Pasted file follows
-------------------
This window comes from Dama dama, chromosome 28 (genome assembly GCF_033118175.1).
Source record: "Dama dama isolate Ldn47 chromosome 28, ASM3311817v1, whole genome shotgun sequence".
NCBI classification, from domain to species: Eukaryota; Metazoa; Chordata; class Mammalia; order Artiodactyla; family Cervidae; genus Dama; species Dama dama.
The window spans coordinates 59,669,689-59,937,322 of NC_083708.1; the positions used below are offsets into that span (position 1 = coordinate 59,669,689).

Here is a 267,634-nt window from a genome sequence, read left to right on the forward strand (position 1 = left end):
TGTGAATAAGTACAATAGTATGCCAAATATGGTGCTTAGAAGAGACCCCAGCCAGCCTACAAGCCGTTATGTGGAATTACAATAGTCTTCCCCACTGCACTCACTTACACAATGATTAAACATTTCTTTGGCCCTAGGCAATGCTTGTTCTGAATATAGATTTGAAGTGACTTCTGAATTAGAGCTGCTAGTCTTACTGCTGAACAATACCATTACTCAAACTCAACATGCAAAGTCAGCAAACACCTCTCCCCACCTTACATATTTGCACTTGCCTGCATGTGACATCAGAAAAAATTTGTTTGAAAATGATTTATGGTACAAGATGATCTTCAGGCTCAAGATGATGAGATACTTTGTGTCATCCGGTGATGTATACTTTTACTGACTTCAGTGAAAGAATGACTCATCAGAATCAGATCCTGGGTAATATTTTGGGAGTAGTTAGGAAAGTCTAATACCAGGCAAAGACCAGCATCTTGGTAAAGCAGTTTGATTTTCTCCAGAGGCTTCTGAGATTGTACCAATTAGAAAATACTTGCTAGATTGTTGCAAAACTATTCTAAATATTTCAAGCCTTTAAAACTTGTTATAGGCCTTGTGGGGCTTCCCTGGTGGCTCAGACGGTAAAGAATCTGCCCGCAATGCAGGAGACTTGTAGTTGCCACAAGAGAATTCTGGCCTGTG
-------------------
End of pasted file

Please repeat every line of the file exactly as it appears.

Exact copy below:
This window comes from Dama dama, chromosome 28 (genome assembly GCF_033118175.1).
Source record: "Dama dama isolate Ldn47 chromosome 28, ASM3311817v1, whole genome shotgun sequence".
NCBI classification, from domain to species: Eukaryota; Metazoa; Chordata; class Mammalia; order Artiodactyla; family Cervidae; genus Dama; species Dama dama.
The window spans coordinates 59,669,689-59,937,322 of NC_083708.1; the positions used below are offsets into that span (position 1 = coordinate 59,669,689).

Here is a 267,634-nt window from a genome sequence, read left to right on the forward strand (position 1 = left end):
TGTGAATAAGTACAATAGTATGCCAAATATGGTGCTTAGAAGAGACCCCAGCCAGCCTACAAGCCGTTATGTGGAATTACAATAGTCTTCCCCACTGCACTCACTTACACAATGATTAAACATTTCTTTGGCCCTAGGCAATGCTTGTTCTGAATATAGATTTGAAGTGACTTCTGAATTAGAGCTGCTAGTCTTACTGCTGAACAATACCATTACTCAAACTCAACATGCAAAGTCAGCAAACACCTCTCCCCACCTTACATATTTGCACTTGCCTGCATGTGACATCAGAAAAAATTTGTTTGAAAATGATTTATGGTACAAGATGATCTTCAGGCTCAAGATGATGAGATACTTTGTGTCATCCGGTGATGTATACTTTTACTGACTTCAGTGAAAGAATGACTCATCAGAATCAGATCCTGGGTAATATTTTGGGAGTAGTTAGGAAAGTCTAATACCAGGCAAAGACCAGCATCTTGGTAAAGCAGTTTGATTTTCTCCAGAGGCTTCTGAGATTGTACCAATTAGAAAATACTTGCTAGATTGTTGCAAAACTATTCTAAATATTTCAAGCCTTTAAAACTTGTTATAGGCCTTGTGGGGCTTCCCTGGTGGCTCAGACGGTAAAGAATCTGCCCGCAATGCAGGAGACTTGTAGTTGCCACAAGAGAATTCTGGCCTGTG